Category Archives: India

Some Photos

As mentioned in my earlier post, we were visiting Kerala over the last weekend and visited Munnar and the Backwaters at Alleppey. Here are some photos.

The Backwaters:

Munnar:

All the above photos were taken by my wife.

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Kerala and more Indian Movies

This is my fifth month in India and I have been travelling a bit in these few months, both for business and pleasure. Besides Hyderabad which is where I am staying, I’ve seen Chennai, Bangalore, Delhi, Mumbai, Agra, Jaipur and just a few days ago, Cochin, Allappuzha (Alleppey) and Munnar in Kerala. Of all these places, I like Kerala the most. Its quiet charm and its Backwaters is a most apt counter to the growth frenzy that is happening in most cities in India. I was supposed to go to Darjeeling but on the advice by the tour agent that it is raining a lot there, we decided to go to Kerala instead. The backwaters is really an experience that is worth every rupee that I have spent and more. India in my mind has now changed and there is still so much to India to experience and explore.

On the movies side, since I cannot take it anymore to wait for the DVD release, I went and watch Kabhi Alvida Naa Kehna in the cinema knowing well that it is without subtitles. The great thing about Bollywood movies is that you do not really need to know Hindi to understand the movie due mainly to the explicit acting and storyline but also to the frequent use of English. So it was no trouble at all to watch the movie and I enjoyed it very much. It is a much more matured work compared to Kabhi Khushi Kabhie Gham and definitely more so compared to Kuch Kuch Hota Hai, the director Karan Johar’s previous two movies.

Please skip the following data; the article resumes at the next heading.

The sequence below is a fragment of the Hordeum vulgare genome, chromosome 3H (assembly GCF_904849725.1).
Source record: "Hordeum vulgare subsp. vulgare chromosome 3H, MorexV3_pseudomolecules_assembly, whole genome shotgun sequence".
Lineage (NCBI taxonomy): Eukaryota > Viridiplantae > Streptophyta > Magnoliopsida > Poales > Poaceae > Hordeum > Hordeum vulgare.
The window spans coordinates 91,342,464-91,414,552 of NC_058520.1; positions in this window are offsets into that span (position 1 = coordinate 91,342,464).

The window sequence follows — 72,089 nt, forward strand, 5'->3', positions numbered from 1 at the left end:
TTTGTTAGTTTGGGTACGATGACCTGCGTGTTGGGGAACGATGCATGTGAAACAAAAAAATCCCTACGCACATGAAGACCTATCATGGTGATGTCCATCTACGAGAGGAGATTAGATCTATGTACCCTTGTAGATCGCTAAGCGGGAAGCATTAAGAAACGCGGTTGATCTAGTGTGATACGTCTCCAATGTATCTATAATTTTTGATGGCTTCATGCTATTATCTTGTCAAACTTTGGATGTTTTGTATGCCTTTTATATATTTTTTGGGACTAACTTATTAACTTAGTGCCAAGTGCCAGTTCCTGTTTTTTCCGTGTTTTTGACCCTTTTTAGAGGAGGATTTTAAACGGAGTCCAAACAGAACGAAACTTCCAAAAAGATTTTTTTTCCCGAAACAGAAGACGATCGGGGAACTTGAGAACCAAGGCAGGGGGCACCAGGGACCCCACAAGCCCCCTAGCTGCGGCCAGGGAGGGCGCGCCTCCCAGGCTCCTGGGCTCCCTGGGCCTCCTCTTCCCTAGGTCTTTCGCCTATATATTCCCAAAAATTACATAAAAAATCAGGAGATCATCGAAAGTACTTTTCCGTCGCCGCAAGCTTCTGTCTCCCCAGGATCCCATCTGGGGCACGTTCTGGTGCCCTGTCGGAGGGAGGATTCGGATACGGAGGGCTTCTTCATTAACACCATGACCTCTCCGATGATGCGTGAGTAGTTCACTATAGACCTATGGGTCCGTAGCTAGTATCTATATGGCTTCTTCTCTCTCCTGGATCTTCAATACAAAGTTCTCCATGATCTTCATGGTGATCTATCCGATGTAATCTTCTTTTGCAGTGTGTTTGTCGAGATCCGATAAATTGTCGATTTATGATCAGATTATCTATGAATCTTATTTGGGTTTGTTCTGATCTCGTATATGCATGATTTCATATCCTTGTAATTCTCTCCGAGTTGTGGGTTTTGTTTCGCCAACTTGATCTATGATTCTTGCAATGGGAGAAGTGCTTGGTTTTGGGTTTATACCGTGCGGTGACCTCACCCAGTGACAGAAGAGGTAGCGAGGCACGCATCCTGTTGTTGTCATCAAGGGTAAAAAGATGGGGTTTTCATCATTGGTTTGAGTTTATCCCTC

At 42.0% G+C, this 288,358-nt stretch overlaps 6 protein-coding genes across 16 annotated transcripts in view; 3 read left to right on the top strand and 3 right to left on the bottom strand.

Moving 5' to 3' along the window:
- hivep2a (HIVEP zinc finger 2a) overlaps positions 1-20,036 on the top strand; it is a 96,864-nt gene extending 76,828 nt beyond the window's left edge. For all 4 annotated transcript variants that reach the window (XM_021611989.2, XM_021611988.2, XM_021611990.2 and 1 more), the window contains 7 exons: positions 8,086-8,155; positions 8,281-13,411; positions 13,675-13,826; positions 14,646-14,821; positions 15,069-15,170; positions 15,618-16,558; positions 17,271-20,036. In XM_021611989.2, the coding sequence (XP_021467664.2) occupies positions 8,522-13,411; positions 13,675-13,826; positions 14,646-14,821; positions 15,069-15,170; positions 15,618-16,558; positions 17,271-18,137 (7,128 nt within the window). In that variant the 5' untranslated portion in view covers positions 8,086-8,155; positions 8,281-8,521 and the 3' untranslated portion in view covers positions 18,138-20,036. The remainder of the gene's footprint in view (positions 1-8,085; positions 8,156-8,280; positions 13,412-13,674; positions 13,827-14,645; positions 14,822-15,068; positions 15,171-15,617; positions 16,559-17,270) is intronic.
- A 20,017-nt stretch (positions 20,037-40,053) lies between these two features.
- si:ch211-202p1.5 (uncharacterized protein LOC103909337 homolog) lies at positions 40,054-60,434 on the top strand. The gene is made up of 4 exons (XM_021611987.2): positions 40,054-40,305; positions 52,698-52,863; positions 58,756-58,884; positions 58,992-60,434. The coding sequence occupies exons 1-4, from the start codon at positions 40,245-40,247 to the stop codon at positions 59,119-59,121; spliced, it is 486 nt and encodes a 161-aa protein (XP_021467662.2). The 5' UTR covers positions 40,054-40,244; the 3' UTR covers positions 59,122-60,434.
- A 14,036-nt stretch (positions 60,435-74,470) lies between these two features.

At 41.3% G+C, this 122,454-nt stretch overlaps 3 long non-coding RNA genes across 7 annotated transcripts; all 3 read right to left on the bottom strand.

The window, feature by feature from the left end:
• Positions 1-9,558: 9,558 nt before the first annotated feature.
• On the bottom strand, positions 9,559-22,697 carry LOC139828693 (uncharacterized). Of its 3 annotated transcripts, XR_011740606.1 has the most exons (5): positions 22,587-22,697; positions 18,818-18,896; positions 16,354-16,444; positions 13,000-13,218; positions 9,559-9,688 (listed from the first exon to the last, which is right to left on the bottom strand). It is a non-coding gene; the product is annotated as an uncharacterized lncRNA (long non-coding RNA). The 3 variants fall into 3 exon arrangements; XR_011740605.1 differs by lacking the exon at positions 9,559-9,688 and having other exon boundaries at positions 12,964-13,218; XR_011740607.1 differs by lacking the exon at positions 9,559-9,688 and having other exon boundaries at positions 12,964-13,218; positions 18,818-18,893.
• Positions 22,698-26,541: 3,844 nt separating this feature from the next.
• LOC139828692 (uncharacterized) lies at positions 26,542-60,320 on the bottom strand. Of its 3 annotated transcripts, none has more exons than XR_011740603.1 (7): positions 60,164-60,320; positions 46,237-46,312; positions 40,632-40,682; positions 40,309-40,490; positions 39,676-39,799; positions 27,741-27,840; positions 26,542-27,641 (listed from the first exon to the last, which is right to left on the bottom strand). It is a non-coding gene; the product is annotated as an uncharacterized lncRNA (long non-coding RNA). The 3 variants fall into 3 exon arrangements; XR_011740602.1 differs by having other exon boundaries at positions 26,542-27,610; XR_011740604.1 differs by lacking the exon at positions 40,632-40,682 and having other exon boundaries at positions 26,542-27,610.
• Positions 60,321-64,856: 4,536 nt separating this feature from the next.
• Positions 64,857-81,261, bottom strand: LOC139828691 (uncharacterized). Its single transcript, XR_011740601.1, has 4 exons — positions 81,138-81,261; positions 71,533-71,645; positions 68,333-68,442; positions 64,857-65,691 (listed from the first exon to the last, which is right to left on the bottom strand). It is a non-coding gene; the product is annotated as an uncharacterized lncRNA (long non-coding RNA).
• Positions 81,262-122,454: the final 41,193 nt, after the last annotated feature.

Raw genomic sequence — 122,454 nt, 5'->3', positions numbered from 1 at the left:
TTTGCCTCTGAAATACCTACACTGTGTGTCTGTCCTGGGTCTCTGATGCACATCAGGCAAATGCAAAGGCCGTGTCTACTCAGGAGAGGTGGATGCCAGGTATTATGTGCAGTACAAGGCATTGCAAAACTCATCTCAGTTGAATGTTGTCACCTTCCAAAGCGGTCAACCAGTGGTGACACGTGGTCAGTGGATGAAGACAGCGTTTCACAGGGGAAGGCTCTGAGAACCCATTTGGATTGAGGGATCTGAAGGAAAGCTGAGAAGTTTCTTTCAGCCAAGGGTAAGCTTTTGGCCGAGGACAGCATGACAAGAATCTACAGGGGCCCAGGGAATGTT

But my greatest recent find after “Lagaan” is a movie called “Matrubhoomi” (A Nation Without Women). My introduction (in a serious way) to Indian movies is through Satyajit Ray’s Apu Trilogy (besides those old Tamil movies that my grandmother loved and which I used to sit near her to watch on Saturday afternoons). Now with the growing popularity of the Bollywood movies, Indian movies seem to have been stereotyped by them. Whenever we talk about Indian movies internationally, the association to Bollywood movies, and therefore long running time and dance and music numbers, is rather automatic. Although my knowledge of Indian movies is like a drop of water in the ocean, I feel that this association is not doing some really good Indian movies that do not fit into the Bollywood model justice. Gone are the Satyajit Ray’s time. Blech! You cannot even find his movies in the store. I was looking high and low for some of his movies and I managed to find some in the old city but those are bad VCD copies with no subtitles.

I remember mentioning about “Chokher Bali” in my earlier post. I do find it a good movie and a rather decent adaptation of Tagore’s original novel. I found and have watched recently another work by the same director called “Raincoat”. It, like in “Choker Bali”, does not fit into the Bollywood model but is a superb, superb movie to watch. A simple story but extremely well made. This same goes to the movie I mentioned above, “Matrubhoomi”. It is a very profound movie and again not in the usual Bollywood model. I wonder how many of these great movies from India that I have missed! The thought that I have been missing these movies is killing me!!

I hope I will have enough time to dig deeper into all these and find more gems. Any help will be greatly appreciated :)